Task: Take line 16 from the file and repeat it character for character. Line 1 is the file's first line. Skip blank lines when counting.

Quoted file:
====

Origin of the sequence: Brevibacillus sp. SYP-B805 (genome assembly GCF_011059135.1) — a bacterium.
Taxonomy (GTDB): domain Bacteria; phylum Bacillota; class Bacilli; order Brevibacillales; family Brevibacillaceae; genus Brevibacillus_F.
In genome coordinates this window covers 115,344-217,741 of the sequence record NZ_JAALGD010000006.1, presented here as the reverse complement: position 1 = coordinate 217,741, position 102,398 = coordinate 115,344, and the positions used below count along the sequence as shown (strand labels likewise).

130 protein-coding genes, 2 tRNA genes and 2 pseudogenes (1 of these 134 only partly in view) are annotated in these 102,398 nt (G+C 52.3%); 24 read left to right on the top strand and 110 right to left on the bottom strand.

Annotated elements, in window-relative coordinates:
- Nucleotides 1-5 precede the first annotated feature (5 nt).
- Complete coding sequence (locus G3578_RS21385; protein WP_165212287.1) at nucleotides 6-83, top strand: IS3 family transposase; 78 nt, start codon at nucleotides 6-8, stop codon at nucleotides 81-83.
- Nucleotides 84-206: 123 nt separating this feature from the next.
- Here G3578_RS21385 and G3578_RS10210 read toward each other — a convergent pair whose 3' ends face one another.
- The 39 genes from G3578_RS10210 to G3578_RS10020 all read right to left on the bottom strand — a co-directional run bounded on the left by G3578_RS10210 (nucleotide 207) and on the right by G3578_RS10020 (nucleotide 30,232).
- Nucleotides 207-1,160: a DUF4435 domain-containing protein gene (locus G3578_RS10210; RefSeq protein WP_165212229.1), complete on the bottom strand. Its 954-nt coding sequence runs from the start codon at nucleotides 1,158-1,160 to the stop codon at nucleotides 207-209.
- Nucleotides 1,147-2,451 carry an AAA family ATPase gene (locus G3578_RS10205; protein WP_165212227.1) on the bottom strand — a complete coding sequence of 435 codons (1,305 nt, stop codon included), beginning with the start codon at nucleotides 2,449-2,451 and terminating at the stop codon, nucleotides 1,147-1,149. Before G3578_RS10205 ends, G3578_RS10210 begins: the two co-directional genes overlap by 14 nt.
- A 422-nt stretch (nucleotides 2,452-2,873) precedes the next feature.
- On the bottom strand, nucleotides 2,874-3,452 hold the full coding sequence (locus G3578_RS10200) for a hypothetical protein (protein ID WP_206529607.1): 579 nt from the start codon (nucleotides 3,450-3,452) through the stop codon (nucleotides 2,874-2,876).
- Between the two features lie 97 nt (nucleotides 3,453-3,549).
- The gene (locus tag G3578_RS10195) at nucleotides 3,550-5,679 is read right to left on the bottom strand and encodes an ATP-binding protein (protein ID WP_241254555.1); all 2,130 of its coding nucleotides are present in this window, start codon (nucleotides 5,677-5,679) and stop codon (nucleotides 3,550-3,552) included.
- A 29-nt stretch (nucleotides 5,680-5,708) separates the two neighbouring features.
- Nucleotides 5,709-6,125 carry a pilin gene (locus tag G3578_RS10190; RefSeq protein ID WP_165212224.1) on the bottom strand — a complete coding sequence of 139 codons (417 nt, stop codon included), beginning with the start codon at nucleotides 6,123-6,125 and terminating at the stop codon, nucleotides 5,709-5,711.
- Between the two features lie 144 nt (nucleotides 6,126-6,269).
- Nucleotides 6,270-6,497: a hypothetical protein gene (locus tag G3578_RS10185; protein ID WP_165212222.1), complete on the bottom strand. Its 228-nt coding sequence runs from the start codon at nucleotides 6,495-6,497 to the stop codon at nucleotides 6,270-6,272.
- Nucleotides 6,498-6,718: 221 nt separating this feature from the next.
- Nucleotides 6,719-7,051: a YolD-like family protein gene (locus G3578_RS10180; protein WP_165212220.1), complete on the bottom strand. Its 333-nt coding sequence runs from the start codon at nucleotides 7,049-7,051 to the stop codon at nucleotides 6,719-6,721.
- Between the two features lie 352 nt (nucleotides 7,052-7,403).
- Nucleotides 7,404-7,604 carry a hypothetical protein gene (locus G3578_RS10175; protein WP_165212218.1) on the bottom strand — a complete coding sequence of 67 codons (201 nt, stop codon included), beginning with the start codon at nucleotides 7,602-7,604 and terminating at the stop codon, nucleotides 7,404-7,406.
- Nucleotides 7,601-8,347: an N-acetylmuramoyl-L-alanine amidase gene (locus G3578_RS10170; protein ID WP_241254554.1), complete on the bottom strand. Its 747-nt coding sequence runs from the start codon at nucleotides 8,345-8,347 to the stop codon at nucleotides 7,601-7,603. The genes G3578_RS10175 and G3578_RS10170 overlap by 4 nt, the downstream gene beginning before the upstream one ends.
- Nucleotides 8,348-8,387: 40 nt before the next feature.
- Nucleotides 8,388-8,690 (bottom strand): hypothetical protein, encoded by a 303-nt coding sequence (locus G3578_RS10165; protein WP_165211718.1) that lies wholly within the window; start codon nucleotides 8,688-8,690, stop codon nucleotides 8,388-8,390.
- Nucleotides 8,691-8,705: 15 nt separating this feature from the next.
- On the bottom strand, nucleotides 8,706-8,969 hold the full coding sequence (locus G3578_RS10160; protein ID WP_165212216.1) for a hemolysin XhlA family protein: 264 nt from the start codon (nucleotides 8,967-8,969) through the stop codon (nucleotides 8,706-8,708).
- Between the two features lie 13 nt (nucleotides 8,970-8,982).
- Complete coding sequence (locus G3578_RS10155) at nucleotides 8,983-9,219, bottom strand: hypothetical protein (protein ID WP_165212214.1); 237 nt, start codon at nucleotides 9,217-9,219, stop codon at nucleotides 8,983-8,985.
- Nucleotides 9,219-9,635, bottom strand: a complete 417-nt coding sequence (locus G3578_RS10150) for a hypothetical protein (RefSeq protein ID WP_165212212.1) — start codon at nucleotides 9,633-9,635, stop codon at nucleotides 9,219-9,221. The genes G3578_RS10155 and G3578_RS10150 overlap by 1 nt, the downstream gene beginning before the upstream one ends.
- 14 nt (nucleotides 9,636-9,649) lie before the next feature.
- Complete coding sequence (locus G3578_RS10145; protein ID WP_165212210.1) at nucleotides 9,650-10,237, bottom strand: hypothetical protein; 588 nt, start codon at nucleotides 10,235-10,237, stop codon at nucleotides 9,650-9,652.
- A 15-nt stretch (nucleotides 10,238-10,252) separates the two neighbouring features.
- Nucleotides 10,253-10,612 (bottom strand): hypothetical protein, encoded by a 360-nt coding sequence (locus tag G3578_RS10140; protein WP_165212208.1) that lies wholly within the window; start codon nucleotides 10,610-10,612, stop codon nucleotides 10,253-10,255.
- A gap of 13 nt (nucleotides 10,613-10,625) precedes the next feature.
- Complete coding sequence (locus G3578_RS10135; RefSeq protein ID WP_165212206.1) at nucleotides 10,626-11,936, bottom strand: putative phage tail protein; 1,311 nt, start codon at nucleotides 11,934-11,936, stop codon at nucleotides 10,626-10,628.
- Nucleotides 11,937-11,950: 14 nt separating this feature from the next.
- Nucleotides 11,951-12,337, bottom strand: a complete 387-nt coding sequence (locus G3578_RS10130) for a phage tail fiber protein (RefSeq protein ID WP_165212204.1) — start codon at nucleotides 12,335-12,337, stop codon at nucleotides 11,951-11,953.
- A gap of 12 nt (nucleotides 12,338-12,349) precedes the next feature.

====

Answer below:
- The gene (locus tag G3578_RS10195) at nucleotides 3,550-5,679 is read right to left on the bottom strand and encodes an ATP-binding protein (protein ID WP_241254555.1); all 2,130 of its coding nucleotides are present in this window, start codon (nucleotides 5,677-5,679) and stop codon (nucleotides 3,550-3,552) included.